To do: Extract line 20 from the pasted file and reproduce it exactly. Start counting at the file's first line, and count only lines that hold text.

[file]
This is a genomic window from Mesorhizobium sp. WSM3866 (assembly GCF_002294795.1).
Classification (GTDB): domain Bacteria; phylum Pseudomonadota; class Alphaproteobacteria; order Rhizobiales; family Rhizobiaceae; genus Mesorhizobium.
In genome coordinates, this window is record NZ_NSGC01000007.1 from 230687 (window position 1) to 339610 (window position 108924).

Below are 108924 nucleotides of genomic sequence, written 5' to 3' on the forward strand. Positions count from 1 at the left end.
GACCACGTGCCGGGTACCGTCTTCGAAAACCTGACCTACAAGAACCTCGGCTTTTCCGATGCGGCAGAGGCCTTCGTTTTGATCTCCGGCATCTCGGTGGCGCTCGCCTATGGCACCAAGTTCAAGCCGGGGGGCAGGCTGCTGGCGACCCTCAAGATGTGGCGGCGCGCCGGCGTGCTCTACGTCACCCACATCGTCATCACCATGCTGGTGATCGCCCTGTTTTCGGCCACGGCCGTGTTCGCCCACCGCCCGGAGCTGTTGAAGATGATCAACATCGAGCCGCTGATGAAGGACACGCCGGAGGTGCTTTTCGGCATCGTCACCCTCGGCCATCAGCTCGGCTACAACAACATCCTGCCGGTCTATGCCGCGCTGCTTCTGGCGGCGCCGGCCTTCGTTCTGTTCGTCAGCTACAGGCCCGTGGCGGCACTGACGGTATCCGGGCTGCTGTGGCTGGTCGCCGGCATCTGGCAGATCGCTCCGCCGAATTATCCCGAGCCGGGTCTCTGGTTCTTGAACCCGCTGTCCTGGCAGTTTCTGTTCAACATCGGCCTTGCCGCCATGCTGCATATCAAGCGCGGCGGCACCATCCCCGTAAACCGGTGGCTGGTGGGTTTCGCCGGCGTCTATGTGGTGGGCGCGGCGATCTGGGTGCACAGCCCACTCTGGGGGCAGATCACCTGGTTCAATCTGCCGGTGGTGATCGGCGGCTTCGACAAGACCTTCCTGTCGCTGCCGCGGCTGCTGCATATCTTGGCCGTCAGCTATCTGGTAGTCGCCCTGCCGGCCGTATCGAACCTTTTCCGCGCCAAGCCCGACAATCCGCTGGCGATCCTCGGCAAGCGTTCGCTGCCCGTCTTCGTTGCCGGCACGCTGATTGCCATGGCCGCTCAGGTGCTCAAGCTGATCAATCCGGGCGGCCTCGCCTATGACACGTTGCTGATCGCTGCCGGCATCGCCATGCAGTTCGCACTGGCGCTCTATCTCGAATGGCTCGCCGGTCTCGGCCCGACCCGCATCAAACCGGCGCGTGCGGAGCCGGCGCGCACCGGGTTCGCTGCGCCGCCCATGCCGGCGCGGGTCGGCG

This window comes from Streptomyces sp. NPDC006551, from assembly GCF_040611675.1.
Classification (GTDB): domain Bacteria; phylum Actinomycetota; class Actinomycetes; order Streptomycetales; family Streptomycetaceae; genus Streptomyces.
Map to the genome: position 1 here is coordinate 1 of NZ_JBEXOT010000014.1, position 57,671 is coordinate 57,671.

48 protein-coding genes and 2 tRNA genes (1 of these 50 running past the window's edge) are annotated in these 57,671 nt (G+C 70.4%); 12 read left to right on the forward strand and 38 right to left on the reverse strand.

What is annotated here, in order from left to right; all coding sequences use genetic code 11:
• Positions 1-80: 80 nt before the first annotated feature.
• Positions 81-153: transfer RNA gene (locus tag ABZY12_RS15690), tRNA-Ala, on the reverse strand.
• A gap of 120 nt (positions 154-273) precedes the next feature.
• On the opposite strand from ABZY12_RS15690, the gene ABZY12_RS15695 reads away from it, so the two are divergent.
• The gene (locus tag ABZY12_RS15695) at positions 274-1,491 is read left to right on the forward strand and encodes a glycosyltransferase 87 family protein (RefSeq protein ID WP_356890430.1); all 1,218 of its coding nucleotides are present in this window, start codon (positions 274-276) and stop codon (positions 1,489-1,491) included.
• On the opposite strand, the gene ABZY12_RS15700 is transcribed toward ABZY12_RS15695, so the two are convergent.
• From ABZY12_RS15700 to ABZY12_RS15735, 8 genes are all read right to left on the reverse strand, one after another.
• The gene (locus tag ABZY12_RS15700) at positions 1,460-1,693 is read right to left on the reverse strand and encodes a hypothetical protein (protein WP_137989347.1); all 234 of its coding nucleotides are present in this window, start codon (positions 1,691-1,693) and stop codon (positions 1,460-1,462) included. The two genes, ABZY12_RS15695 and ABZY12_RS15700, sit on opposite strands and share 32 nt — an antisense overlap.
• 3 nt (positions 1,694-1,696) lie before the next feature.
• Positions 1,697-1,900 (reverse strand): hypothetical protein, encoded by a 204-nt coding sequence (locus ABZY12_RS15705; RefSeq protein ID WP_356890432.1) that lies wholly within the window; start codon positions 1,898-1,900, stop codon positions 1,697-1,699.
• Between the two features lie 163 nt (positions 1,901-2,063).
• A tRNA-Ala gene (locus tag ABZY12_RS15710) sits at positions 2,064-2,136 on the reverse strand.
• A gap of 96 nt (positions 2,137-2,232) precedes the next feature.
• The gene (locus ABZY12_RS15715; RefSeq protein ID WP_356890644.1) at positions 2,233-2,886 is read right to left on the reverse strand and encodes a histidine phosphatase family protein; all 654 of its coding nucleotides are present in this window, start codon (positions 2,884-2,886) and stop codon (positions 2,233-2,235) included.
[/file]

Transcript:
• Positions 1,697-1,900 (reverse strand): hypothetical protein, encoded by a 204-nt coding sequence (locus ABZY12_RS15705; RefSeq protein ID WP_356890432.1) that lies wholly within the window; start codon positions 1,898-1,900, stop codon positions 1,697-1,699.